Su Xun (1009-1066) was an essayist in the Northern Song Dynasty. Together with his sons Su Shi and Su Che, they are collectively known as the "Three Sus" and are both included in the "Eight Great Masters of the Tang and Song Dynasties". The courtesy name is Mingyun and the nickname is Laoquan. A native of Meishan, Meizhou (now part of Sichuan). After failing the examination, he was recommended by Han Qi to serve as Secretary, Provincial School Secretary, and Chief Registrar of Wen'an County. He is good at prose, especially political commentary, with clear and clear arguments and vigorous writing style. There is "Jiayou Collection". He specializes in calligraphy and has a lot of charm.




Su Xun's "Tao Zhong Tie", ruler, cursive script, 35.3x53.2cm, collected by the National Palace Museum, Taipei

Explanation: Xun Dun bowed his head again and paid homage to the cursory note on the road yesterday. He thought that he was afraid that the introduction would cause sin to come to Fu Jiaohan, so the family members took advantage of their hard work and thick paper to express their feelings and sentiments. They were ashamed of their feelings. The meaning of adding dizziness is very bad, so I waded through the water and did not dare to go to the city. Those who were afraid of human affairs also favored Chang'an's trip. I admired him and loved him deeply. I had deep desire, strength and illness. I inherited the preface. But when I heard that the weather in Taiwan was not clear, I quickly braved the summer heat and traveled far away. It is advisable to flood the road and Tu, I am afraid that I will not be able to get there tonight. If I forget about each other in the rivers and lakes, I will be able to accept Yan in twenty days or go to Poyang with Tu. Xuan Xun paused and bowed his head again to his brother, the eunuch, who sat on the stage.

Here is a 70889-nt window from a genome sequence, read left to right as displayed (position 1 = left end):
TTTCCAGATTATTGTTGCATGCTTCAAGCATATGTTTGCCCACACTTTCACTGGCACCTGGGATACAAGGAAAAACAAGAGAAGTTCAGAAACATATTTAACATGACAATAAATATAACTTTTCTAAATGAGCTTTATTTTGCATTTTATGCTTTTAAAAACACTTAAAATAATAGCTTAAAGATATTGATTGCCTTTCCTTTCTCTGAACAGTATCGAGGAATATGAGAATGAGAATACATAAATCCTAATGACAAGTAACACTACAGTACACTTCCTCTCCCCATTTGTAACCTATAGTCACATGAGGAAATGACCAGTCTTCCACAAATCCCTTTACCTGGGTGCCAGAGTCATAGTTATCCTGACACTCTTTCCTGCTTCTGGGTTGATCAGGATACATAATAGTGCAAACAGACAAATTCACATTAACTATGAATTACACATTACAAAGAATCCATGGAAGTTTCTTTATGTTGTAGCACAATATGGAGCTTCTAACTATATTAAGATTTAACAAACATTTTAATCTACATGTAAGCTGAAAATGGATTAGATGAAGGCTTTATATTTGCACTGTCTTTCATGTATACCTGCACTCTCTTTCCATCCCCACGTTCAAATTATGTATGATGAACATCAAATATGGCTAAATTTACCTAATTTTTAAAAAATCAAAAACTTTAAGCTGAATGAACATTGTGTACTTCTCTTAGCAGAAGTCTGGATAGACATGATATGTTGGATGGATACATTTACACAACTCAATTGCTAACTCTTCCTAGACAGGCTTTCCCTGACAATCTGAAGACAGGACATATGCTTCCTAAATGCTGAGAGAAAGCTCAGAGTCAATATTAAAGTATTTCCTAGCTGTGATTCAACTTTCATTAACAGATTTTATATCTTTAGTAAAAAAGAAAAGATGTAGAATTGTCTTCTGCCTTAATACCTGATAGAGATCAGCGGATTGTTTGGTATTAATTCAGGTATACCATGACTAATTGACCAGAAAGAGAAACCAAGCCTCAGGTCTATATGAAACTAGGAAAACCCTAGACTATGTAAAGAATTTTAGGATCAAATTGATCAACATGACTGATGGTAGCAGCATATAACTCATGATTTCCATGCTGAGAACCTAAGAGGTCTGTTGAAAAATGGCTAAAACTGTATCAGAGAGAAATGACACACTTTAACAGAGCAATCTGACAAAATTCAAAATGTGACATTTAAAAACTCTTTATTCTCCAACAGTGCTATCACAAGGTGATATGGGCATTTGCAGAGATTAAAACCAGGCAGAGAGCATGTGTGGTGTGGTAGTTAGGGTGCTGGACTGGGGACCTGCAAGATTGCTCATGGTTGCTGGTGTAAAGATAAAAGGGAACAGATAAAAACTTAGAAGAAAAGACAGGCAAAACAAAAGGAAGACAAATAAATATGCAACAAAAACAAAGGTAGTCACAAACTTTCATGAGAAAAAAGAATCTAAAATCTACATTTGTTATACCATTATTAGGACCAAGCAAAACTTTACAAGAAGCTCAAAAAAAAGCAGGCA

Su Xun's "Chen Yuanshi's Night Call", ca. 1047 (the seventh year of the Qingli calendar), paper, 34.5x50.9cm, collected by the National Palace Museum, Taipei